unhealed wounds to the skull; in most cases the shape of these wounds matched the shape of the stone axes used for everyday wood-working. More recently, at the site of Asparn-Schletz in Austria, a similar find was made. The site is an oval enclosure made up of two concentric ditches up to 4 m wide and 2 m deep. On the bottom of the outer ditch were human skeletons and parts of skeletons, making up at least 67 individuals. All the skull remains showed traces of violence and again in many cases the holes in the skulls showed the shape of various forms of axes. Numerous indirect fractures on the base of the skull suggested that wounded individuals on the ground were struck on the side of the head. Many of the skeletons were incomplete and traces of carnivore tooth marks on some of the bones suggest that the bodies lay exposed for some time. The site seems to have been abandoned after the massacre. In summary, in the late phase of early farming occupation we have evidence of ditched enclosures and population decline as well as the two massacres. It has been suggested that conflict arose widely in C. Europe in this period, as a result of population pressure and/or soil exhaustion arising from 400-500 years of constant use of the same areas. It has also been suggested that climate change led to a drier period at this time, which would have led to lowering of groundwater levels; many later settlements show evidence of the digging of wells. A further source of information on aspects of inter-group cooperation and conflict during this period comes from the study of exchange patterns. Almost throughout the period supplies of high-quality flint for tools were obtained from special sources and exchanged very widely. However, in the latest phase exchanged flint declined in frequency at settlement sites and increasing proportions of the lithic assemblages were made up of material from local sources of poorer quality. The same is true of the hard stone resources used to make stone axes. It appears then that at the end of the early farming period, for whatever reason, the exchange routes which gave access to key sources of raw material ceased to operate, after a period of perhaps 400 years, or 16 generations, when relations between settlements seem to have been essentially peaceful and cooperative. One way of looking more closely at what was going on during this period is to examine the changes in the pottery in the Merzbach area mentioned above, where we have very detailed information, especially on the chronology. Stephen Shennan and Richard Wilkinson (submitted) carried out an analysis to test whether the diversity of the changing decorative patterns on the pottery of the two continuously occupied sites in the area could be modelled as a neutral drift process in which change is essentially random (see chapter three) or whether more directional forces were involved, which might provide information about patterns of social relations. Shennan and Wilkinson concluded that the transmission process in the case of the early farming pottery decoration does not correspond to the neutral model; or rather, while drift was occurring, other forces were also at work; specifically, in the later phases there was a bias in favour of using novel decorative motifs. Christiane Frirdich (1994:355), the author of the study whose data were the subject of this analysis, argued that the long-lasting uniformity in the use of a small number of traditional band types which characterized the early phases of occupation was maintained by the imposition of strict social norms on band type choice and that the rapid change that followed represented a relaxation of such norms. Our results do not provide evidence for the imposition of strict norms in the early phases, but do suggest that the change which occurred during the later phases was an active preference for novelty, rather than a relaxation of previous constraints.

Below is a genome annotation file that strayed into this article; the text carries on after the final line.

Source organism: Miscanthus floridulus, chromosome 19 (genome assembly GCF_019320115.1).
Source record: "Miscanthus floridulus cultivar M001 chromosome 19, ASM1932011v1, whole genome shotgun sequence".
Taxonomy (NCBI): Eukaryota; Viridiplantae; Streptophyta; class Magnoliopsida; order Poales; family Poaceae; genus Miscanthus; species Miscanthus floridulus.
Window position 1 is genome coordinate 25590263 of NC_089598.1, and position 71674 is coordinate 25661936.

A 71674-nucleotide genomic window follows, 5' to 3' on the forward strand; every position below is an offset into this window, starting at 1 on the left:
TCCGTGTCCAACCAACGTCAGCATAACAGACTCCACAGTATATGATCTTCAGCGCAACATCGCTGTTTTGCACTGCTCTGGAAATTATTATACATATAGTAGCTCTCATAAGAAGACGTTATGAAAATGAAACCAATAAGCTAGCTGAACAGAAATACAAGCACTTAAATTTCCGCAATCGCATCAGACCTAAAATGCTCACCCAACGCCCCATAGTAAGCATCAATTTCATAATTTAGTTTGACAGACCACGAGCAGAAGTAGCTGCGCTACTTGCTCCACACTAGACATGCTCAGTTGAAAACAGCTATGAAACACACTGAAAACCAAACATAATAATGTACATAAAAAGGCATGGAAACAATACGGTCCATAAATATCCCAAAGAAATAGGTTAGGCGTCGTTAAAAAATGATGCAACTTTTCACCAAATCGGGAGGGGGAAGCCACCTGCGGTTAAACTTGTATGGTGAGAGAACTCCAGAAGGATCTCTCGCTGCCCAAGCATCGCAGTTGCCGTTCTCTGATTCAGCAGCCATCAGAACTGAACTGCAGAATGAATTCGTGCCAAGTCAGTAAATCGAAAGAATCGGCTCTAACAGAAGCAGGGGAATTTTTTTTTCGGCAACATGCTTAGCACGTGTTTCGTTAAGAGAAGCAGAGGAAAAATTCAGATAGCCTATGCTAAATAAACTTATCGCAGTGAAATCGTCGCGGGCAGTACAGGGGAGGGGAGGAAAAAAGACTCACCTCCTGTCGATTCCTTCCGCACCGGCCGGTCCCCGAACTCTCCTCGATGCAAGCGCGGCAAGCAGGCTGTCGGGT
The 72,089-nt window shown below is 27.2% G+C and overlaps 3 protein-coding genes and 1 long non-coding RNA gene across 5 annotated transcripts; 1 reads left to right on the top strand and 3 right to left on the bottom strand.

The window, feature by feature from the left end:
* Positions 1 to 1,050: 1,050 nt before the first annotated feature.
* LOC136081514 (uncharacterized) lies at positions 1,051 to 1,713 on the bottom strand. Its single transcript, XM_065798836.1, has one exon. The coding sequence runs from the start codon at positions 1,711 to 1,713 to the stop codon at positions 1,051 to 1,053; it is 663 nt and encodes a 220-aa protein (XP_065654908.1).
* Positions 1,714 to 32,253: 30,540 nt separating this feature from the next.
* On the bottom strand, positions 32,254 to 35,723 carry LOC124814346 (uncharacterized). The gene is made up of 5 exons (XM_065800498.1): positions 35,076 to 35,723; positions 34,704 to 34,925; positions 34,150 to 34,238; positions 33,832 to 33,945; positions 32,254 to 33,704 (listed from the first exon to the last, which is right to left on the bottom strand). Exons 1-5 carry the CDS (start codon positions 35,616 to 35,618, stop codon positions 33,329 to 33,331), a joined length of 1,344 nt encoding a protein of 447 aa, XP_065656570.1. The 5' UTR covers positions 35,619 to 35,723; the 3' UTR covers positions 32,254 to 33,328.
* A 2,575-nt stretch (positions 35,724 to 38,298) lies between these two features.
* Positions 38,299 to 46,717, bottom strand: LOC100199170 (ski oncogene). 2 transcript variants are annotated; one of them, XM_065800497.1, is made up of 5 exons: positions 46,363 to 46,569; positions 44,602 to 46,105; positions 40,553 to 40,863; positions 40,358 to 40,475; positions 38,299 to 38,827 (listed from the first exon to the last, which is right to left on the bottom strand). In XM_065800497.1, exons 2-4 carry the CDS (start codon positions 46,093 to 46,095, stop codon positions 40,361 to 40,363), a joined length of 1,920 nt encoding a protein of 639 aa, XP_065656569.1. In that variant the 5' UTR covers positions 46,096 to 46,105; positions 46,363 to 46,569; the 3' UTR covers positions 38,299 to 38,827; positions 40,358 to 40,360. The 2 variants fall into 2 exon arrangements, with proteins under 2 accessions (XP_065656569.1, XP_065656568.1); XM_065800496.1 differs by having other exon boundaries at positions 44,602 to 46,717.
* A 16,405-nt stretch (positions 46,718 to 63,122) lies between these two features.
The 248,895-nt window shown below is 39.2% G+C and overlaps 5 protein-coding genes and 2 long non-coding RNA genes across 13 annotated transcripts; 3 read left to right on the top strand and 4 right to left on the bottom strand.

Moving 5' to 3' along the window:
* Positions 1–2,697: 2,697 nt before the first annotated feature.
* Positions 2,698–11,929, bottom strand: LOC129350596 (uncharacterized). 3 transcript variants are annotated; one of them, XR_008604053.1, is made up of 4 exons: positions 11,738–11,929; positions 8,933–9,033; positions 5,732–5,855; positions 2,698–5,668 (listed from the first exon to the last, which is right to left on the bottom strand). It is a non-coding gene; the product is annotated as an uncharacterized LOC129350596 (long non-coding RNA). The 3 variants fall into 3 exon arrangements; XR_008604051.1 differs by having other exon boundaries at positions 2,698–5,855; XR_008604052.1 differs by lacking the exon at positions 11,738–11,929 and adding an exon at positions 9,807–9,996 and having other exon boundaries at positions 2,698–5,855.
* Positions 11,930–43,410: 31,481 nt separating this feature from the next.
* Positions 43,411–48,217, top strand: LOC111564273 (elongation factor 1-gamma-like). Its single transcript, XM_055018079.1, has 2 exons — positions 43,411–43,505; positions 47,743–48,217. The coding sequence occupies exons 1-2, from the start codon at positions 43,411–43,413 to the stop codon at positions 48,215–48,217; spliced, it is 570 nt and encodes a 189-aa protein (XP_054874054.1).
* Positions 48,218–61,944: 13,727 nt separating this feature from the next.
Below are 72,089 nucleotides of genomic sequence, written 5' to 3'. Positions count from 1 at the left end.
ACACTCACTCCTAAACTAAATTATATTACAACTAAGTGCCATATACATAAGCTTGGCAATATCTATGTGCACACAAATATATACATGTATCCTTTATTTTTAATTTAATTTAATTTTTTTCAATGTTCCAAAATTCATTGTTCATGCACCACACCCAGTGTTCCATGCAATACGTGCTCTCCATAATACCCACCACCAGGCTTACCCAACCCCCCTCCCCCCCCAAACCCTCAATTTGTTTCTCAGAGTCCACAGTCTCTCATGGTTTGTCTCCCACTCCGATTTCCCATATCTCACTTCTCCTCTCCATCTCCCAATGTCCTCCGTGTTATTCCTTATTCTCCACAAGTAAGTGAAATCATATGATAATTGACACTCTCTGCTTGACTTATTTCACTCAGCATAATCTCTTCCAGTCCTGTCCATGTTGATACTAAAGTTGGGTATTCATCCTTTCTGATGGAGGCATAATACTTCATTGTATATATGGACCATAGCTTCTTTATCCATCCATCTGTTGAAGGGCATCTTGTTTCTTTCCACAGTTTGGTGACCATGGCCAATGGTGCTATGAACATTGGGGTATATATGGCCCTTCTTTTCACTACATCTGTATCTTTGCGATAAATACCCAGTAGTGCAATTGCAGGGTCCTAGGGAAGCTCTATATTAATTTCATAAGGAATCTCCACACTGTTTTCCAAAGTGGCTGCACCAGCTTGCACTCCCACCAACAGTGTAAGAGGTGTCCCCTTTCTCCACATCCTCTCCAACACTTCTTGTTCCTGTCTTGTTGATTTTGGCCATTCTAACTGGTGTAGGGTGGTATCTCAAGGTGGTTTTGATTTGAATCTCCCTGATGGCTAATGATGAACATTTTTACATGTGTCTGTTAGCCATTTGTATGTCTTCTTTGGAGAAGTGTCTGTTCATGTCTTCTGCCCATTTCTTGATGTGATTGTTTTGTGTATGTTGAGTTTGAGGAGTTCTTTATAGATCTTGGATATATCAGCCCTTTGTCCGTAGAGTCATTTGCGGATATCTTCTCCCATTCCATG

Interestingly, the move towards a pro-novelty bias in the transmission of decoration types, which occurred in phase VIII, did not take place straightforwardly in step with the developing colonization of the Merzbach micro-region. New sites were already being established in phase V and this process continued through phases VI and VII; between phases IV and VII the number of contemporary houses also went up, from seven to sixteen, a number subsequently equalled but never exceeded. Phases VIII–IX, when the switch to pro-novelty or anti-conformist bias takes place, are actually a time when the number of houses and occupied sites decreases, to four sites and ten houses in phase VIII, with four sites and twelve houses in phase IX, although in the following phases it gradually increases to a maximum of seven sites and sixteen houses in phase XII. Nevertheless, the pro-novelty bias may reflect a concern to establish distinct local identities once the area had more or less filled up. It may be that the rise in the number of houses in the valley to its maximum of 16 led to some sort of local crisis, reflected in the drop to 10 houses in the following phase. It was precisely at this time that potters started actively selecting for novelty in their pottery decoration. The next time, a few generations later, that the number of houses in the area reached 16 it was followed by decline and final abandonment, after a phase in which the evidence for the building of enclosures suggests the probability of violence. The close initial links of common descent between communities generated by the speedy colonisation process and the continuing close proximity of the settlements within particular micro-regions would have provided ideal conditions for the emergence and maintenance of pro-social norms of interaction between people living in different settlements. However, for the first couple of hundred years of this colonisation process there need have been no conflict of interest between the individual and group levels: sufficient resources were available for everybody, hence the five-fold growth in population. The time when the growth in house numbers stops and the number actually declines must be the point where density-dependent checks on population began to be effective and this is where we might expect conflicts to start arising between group and individual interests, producing Prisoner’s Dilemma situations. No effect is seen at the larger regional scale, since the free movement of lithic materials seems to continue. Nevertheless, at a local level something seems to have happened, even if it is unclear how it related to possible density-dependent checks and conflicts of interest. Individual settlements show a pro-novelty bias in their pottery production. A cladistic analysis of the pottery decoration from all the settlements in the Merzbach valley carried out by Mark Collard and Stephen Shennan showed that individual settlements mostly have their closest links with a single ancestral settlement phase, rather than with several, suggesting that interaction between nearby settlements was not being reflected in ceramic style choices. In these new circumstances though the number of houses in the Merzbach region gradually climbed once again to the previous maximum. The subsequent decline in population and eventual regional abandonment could perhaps be seen as a ‘tragedy of the commons’ situation, in which individual households continue to try and secure their own subsistence interests at the expense of otheres, with agricultural failure for everybody as a consequence. However, it is more likely that conflict was at a higher level. Precisely what level is unclear. As we have already seen, the decline in the use of high-quality lithic resources obtained from distant sources and their replacement by local resources of lower quality can be taken as an indication of the breakdown of exchange relations, but this could result from conflict at any scale. The number of enclosures in a given micro-region may be a better guide. In the case of the Merzbach valley, the evidence is such that it is hard to say whether there were two enclosures, or only one, during the final phases. In other words, if they are indeed a reflection of conflict, as the massacre evidence elsewhere suggests, it is unclear whether there was conflict within the Merzbach